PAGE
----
So, they pulled the trigger and started @euclidwines! “We made 112 cases to start in 2009.” Lucas said. They were off and running. “In 2010, they brought on a Syrah, and an additional Cabernet in 2013.”

“What I love most about my dad is his understanding and the way he works. He wants you to be successful with him. Anything major that I’ve ever done in my life, he was always there to consult with. I’m so lucky. Life would be really different if he wasn’t around. I have a real respect for what he has accomplished, and the way people look up to him.” Lucas says with a reverence in his voice.

Mike worked as a Assistant Winemaker at Opus One for 21 years. His footprint and influence there are unquestionable. The respect that he has garnered from his employees over the years stems from his deep humility and unwavering leadership skills. Mike told me that, “Common sense lies within your experience.”

“I had an employee one time who wanted to learn everything. As harvest was approaching, he told me to tell him everything. After about 2 weeks, he said, ‘Don’t I do anything right?’

‘Of course you do’, I said, ‘but you asked for that’.

Sometimes you realize a piece of the foundation is missing when the question is asked. You look back and see what part of the puzzle may be missing and you teach that one. We don’t want to teach you everything, we want to teach you what is next so you can deduce an answer on your own. We don’t want people to follow steps, we want people to create a procedure and realize, on their own, when things are not going right.”

Mike was coming home one day after he told Opus One that he would give them another 9 months. “We were beginning to release @euclidwines at that time and I knew we were going to have to make more wine.” He says with a smile.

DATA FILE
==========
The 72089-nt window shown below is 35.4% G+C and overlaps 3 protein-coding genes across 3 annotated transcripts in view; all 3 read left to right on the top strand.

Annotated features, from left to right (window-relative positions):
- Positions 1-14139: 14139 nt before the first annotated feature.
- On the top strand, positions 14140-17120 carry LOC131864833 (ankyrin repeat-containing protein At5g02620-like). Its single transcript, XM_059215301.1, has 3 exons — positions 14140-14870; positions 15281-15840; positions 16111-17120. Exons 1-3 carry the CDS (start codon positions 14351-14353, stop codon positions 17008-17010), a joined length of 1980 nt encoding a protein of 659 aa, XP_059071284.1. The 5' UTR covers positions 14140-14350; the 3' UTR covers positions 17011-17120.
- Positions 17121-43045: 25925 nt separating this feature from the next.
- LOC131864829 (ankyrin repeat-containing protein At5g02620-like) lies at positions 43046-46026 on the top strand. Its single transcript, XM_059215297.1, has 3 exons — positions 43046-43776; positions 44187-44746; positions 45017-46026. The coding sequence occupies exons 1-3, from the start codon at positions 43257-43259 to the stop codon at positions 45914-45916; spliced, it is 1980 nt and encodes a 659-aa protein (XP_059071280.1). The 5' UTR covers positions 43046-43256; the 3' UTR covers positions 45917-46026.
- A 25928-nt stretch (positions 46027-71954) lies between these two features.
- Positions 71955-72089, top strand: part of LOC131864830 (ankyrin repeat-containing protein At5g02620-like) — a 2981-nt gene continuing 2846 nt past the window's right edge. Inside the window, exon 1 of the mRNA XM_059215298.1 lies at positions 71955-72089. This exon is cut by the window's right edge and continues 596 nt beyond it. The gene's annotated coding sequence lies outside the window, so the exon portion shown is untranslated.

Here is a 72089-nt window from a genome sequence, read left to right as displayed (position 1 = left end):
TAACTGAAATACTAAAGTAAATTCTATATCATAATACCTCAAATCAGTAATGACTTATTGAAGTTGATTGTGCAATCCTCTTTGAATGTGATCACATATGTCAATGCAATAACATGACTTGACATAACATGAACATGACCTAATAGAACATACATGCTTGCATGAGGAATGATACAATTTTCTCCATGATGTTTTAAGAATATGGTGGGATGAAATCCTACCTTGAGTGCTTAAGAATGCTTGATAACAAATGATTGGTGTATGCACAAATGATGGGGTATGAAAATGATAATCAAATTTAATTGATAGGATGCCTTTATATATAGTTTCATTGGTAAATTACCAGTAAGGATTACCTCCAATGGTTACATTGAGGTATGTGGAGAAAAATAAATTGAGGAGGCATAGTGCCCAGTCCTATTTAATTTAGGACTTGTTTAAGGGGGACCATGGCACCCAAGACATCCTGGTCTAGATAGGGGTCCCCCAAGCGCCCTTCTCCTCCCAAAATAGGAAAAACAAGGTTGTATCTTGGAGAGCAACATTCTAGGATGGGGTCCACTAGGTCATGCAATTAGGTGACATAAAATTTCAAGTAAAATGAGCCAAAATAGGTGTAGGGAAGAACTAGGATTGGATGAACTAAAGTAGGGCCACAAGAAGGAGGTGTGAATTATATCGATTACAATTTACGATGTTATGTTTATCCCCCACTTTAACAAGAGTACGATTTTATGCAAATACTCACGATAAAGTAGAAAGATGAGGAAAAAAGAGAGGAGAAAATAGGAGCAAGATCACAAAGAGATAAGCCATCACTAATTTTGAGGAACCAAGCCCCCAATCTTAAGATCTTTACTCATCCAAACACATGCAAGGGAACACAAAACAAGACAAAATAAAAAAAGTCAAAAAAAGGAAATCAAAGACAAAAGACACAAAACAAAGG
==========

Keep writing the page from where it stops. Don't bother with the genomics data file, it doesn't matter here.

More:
“I knew we were going to have to make more wine, so my wife could maintain the life that she was accustomed to.” Mike and Lucas share a joyful smile together.

Mike says, “In 1972, my wife told all of the family that we were going to live together. About 20 min. later, my soon-to-be mother-in-law pulled me aside and said, ‘So…do you think you can keep my daughter in the style of life that she is accustomed to?’

I said, ‘Well, I’ve been working since I was 15, but I haven’t worked in 6 months, I guess I better go out and get a job’. And that’s what I did. Sarah is the reason that we first moved to Napa Valley, her folks live here. I was a foreman in a chemical company before the wine industry.”

“One day, while I was at Opus One, Tim Mondavi and I were coming out of a tasting of a blend. I was walking with him, and Tim looks at me and says, ‘You know Mike, you are the reason we’ve been so successful.’ Mike pauses for a moment.

“I looked out and saw all of my employees running around in an organized way, and I turned to him and said, ‘No, it’s not me, Tim, it’s them.’”

Mike and Tim continued their walk to discuss this. After some time, Tim acquiesced and said, “You are the best manager of people that I have ever seen.”

“As we walked out the door, one of the guys that I worked with was driving a forklift. Tim was very gracious and said, ‘How are you doing Fernando?’

Honest to God, he replied, ‘We’re great Tim, we have Mike.’

I couldn’t take the compliment; I didn’t feel comfortable in that way. But I do thank God. It’s a very subtle way of feeling good about who you are and what you do.”

Stay connected to Mike and Lucas @euclidwines. Their best is yet to come… www.peopleofwinecountry.com